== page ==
4. Acceleration based on non-assumption of plan: One of common term in equity plans is the clause that accelerates all options under the plan if an acquirer doesn’t assume the option plan upon buying the company.
The other major term one see recently is the concept of a “drag along.” This is a relatively new term that’s come about in the past five years. It subjects stock holdings to a drag along, or voting proxy, whereby if the holder is no longer with the company, their shares are automatically voted (drug along, essentially) by the majority of the shareholders that are still with the company. This term became popular to ward off disgruntled shareholders who were no longer with the company.
We get a lot of questions about open source software. Today at our Boulder OpenCoffee Club meeting, we had a presentation by Doug Young regarding his thoughts on open source issues that developers face. It was a great discussion. (Unfortunately) every developer needs to keep their open source “house” in order and to that affect, I thought that I’d pass along some good links to those interested in the subject.
Doug highly recommends a book by Lawrence Rosen called “Open Source Licensing.” The very cool part is that the book is open source itself and available here for download. I took a quick look this afternoon at it and it looks great.
Another attendee this morning, Ari Newman wrote a cogent summary of this mornings highlights on his blog today. One interesting factoid that he brought to my attention was the availability of a software platform to keep track of one’s open source code. Check out OpenLogic, if you are curious.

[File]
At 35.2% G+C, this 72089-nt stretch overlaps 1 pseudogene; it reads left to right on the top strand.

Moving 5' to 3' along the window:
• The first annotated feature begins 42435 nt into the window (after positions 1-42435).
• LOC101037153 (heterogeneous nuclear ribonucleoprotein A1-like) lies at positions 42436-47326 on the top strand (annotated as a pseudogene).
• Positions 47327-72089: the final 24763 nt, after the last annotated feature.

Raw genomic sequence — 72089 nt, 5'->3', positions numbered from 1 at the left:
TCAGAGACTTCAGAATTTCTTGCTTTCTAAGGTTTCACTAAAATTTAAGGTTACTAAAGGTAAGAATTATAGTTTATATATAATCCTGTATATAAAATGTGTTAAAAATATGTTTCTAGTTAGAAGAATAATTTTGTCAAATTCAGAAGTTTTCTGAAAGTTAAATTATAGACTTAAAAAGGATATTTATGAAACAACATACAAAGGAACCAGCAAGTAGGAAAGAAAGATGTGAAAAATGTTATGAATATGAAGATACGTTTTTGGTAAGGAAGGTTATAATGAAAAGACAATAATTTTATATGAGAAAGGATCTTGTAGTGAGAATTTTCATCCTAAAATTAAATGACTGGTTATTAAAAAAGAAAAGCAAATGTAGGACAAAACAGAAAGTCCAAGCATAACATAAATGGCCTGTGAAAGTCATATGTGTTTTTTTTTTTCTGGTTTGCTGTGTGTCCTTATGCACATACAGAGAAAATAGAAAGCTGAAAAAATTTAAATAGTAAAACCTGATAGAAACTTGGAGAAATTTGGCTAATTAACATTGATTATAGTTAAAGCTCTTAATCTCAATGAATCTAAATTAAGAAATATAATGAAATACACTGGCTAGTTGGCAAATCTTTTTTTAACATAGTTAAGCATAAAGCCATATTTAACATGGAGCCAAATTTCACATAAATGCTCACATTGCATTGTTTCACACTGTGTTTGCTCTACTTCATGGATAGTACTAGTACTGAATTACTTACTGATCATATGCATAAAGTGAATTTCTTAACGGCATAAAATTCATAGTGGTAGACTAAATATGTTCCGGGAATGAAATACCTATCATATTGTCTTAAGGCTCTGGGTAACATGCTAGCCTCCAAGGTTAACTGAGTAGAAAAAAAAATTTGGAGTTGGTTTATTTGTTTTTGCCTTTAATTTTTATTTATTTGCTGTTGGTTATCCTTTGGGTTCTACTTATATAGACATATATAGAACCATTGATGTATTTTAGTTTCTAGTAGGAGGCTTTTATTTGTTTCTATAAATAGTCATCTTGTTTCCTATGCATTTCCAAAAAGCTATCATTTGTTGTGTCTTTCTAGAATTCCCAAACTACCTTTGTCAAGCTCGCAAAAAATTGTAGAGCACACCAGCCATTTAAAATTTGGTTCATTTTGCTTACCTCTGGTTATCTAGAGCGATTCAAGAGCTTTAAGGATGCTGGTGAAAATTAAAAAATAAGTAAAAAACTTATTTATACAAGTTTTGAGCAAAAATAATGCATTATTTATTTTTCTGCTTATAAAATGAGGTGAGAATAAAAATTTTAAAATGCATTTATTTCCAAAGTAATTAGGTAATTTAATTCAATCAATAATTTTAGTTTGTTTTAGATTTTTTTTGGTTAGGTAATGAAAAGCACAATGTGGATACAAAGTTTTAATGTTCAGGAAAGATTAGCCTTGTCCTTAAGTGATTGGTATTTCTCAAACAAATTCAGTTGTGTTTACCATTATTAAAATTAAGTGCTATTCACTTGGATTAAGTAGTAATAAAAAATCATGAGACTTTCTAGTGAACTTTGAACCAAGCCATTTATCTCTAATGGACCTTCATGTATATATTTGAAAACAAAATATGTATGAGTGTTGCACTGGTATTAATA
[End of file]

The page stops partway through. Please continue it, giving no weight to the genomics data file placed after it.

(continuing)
Bottom line, know your licenses and don’t get caught surprised at the time someone performs due diligence on your company for a fundraise or acquisition.
Along the lines of our last compensation post, cash is at an extreme premium in pre-VC funded companies. In that vein, you might be presented with a situation where you “defer some of your salary” until after the first institutional financing. This means that you are theoretically earning this portion of your salary and once the financing happens, you will get it paid out in one lump sum.
Be careful about expectation setting here – while some VCs will respect this arrangement, if this deferred compensation number starts to grow, as a condition of the financing the VCs will often require some or all of the deferred comp to be converted into equity. This isn’t a horrible situation unless of course you’ve already spent your deferred comp on a new car. (Note to self – don’t by a new car until after the company is successful and you get a windfall from the sale of the business.)